Triathlon Race Etiquette

Today I’m Linking Up with You Signed Up For WHAT?!Blisters and Black Toenails, and The TriGirl Chronicles.  This month’s theme is Race Etiquette.




I don’t know about you, but I think there should be a class for Race Etiquette and every athlete should have to take it.  I continue to be amazed at the things that happen on a race course.  Really??  I’m pretty sure you’re mama taught you better than that!   So, next time you’re out on the race course, ask yourself “Would this make my mama proud?



  1. If you’re race nutrition comes in a wrapper (or you brought it with you in a baggie), make sure it finds its way to a trash can or back to your house for the garbage or the recycle bin.
  2. Encourage your fellow racers. Everyone is on their own journey – give them a shout out.  You could be the little bit of encouragement between quitting and finishing for someone!  How awesome would that make you feel!
  3. Use your manners. We’re all in this together.  There’s no need to be rude.


Swim Etiquette:

  1. If you know you’re a weak swimmer, stay out of the main swim line.
  2. Don’t try to crowd another swimmer out. If you feel a faster swimmer trying to pass, don’t fight with them for space if you know you are slower.  You’ll waste far less energy simply angling yourself one stroke to the right and continuing along your line.
  3. The buoys are a big traffic jam, be polite.
  4. If you don’t know open water etiquette, take a group lesson.

Bike Etiquette:

  1. You’re not the only person using the rack – or the space on the ground either for that matter.
  2. Don’t move another athlete’s bike or race gear without their permission. If you came back to transition and found your gear moved or in disarray, you wouldn’t like it either.
  3. My biggest pet peeve has to be racers who don’t know road riding etiquette.  Do point out road hazards and signal your intentions. Announce yourself and always – I mean always – pass on the LEFT! And then after passing, ride on the right.  In a pack of athletes all going at different speeds, one person not following bike etiquette could cause a serious accident.  If you don’t know proper road bike etiquette, ride with a local group or contact your bike shop.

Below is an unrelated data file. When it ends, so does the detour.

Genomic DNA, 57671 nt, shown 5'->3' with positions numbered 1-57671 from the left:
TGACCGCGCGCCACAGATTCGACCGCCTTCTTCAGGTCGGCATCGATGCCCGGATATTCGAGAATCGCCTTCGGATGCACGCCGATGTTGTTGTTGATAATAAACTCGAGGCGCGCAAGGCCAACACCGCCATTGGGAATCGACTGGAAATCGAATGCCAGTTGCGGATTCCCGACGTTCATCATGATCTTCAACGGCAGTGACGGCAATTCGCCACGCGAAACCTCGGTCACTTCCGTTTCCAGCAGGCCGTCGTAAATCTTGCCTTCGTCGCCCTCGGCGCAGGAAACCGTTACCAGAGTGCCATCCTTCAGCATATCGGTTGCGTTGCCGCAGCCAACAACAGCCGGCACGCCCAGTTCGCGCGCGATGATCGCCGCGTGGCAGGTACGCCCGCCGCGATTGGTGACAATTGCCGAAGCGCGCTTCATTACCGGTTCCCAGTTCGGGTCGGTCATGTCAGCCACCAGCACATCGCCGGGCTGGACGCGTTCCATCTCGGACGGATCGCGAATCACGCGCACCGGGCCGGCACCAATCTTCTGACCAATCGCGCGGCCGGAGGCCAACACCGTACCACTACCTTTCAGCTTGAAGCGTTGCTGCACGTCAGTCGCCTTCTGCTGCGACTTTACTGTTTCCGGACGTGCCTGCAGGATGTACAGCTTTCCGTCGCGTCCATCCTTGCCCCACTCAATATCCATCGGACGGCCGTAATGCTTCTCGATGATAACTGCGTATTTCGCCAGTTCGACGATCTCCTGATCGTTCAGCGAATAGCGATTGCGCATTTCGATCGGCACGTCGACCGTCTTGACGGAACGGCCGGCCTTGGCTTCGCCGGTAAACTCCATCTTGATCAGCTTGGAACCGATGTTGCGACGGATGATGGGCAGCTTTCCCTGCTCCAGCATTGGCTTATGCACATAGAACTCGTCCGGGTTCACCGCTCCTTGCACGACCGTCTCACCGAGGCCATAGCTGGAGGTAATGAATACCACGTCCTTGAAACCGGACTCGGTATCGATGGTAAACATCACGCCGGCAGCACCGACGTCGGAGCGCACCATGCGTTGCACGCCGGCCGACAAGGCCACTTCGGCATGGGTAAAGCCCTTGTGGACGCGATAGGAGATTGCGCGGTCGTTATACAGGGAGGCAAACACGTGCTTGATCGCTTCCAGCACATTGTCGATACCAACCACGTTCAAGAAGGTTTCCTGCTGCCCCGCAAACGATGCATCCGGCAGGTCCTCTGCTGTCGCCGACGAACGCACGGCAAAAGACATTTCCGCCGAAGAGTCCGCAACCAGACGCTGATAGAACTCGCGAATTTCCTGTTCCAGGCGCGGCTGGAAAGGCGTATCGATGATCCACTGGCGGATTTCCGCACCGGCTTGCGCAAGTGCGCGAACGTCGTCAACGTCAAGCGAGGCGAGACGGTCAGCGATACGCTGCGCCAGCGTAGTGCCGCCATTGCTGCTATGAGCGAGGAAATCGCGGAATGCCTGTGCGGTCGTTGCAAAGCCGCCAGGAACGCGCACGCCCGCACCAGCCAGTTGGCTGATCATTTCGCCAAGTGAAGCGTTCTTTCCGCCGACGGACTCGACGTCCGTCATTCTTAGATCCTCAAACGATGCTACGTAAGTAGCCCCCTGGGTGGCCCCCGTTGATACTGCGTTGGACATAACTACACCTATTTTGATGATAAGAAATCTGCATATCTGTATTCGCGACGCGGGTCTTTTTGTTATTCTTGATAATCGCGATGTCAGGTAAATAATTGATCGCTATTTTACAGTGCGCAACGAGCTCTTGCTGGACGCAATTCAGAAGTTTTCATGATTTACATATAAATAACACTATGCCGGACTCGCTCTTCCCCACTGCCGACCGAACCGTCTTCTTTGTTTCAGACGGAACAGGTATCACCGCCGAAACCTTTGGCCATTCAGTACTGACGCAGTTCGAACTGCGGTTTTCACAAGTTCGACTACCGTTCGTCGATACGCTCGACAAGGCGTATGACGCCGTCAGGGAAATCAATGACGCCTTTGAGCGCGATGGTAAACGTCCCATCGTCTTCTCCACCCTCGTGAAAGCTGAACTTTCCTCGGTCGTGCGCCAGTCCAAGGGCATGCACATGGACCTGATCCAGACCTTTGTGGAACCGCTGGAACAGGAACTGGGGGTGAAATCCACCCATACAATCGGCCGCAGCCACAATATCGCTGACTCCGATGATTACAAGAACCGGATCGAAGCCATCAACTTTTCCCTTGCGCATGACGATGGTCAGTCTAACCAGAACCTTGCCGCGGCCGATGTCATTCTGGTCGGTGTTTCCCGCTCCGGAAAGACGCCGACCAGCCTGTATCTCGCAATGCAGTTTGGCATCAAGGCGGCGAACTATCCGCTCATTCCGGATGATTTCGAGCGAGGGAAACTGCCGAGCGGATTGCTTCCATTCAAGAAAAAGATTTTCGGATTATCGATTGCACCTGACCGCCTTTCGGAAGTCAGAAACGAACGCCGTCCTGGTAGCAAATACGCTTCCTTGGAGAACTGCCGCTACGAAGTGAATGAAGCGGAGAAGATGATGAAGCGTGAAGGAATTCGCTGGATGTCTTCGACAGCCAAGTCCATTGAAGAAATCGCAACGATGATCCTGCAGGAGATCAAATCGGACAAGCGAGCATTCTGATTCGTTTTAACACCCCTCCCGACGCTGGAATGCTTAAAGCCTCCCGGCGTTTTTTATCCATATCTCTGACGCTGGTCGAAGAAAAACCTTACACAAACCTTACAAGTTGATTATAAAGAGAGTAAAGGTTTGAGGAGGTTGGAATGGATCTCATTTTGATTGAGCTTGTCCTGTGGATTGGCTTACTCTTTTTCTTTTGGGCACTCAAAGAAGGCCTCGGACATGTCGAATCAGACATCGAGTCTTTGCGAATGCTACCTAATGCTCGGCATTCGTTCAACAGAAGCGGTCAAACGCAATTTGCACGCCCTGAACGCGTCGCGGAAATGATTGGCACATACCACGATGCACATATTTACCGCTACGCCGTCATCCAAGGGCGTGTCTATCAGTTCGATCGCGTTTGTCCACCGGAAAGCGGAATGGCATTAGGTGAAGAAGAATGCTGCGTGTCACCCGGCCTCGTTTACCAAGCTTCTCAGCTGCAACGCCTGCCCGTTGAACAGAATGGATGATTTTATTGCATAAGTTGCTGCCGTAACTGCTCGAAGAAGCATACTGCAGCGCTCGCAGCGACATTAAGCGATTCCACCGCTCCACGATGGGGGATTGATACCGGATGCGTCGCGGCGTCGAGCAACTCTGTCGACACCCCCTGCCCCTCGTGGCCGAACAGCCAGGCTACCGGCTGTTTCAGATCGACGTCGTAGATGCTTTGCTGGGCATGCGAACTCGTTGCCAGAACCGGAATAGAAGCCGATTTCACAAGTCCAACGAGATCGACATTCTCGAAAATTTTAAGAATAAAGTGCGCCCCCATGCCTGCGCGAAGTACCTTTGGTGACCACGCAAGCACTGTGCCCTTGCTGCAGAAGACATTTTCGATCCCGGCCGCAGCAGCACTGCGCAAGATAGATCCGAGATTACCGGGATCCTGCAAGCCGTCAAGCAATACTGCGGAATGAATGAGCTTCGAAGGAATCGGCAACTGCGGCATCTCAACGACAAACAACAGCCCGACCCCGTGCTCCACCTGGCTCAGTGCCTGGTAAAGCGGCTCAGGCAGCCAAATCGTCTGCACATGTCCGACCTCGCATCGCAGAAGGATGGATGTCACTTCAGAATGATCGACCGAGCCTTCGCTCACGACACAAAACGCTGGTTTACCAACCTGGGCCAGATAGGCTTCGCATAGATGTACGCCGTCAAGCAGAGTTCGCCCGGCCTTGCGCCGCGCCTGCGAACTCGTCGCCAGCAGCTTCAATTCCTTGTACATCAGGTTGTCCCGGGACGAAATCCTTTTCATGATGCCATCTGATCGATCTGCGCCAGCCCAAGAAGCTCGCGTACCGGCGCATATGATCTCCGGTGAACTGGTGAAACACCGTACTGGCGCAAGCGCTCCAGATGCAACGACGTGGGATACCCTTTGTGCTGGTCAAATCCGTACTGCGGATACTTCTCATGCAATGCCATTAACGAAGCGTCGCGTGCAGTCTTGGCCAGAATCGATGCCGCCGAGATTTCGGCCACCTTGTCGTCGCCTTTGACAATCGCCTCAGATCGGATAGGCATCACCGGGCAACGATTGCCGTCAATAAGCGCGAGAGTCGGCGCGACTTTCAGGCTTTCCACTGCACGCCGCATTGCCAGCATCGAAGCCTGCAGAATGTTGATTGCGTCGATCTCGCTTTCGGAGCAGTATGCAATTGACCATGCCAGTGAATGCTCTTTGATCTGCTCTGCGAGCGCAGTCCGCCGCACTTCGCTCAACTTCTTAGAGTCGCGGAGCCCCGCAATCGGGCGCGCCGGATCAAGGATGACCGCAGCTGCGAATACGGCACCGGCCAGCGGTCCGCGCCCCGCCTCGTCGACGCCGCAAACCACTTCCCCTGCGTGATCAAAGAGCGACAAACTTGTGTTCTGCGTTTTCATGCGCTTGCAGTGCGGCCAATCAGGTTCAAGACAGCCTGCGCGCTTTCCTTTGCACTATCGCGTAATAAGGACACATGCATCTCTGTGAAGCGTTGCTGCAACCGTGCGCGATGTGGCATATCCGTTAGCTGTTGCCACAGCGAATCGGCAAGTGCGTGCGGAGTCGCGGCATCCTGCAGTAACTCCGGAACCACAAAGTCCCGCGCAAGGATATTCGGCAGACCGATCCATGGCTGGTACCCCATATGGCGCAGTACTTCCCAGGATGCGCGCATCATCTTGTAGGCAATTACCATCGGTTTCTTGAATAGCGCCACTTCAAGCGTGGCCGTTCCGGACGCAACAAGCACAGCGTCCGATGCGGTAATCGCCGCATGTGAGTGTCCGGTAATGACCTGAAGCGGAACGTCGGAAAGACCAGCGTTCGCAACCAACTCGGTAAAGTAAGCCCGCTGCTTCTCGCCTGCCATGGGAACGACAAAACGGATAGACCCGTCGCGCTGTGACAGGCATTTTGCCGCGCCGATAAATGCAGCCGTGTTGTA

Run Etiquette:

  1. By this leg, exhaustion has set in and some athletes are simply trying to make it to the finish line without a DNF. Stay to the right and use the same race etiquette of passing on the left during the run.
  2. If you grab some aid at the aid station, try to respect the boundaries of the start and end of the station. Toss your cup in to the side, in the trash or by the trash.  Don’t litter outside of the aid station limits.  Tuck your cup in your race belt and dispose of it after you finish the race.


Lastly, and probably most importantly….

Thank ALL the volunteers as you pass them.  If they weren’t there on race day, the days before and the hours after you leave, there would be no race where you to earn that BLING.  A simple Thank You as you pass is all it takes.





Cassandra Burke is a Forensic Scientist by day, and a Group Fitness Instructor, Swim Team Coordinator and Travel Agent by night. A Breast Cancer Survivor since 2010, she writes about her journey as well as her struggles – training for triathlons and races, struggling to get back her health, and balancing family life all while building her brand and finding her purpose after cancer. Subscribe to Cassandra’s newsletter for updates and follow @poweredbybling on social media! For endurance sport race travel and custom family vacation travel, visit her at


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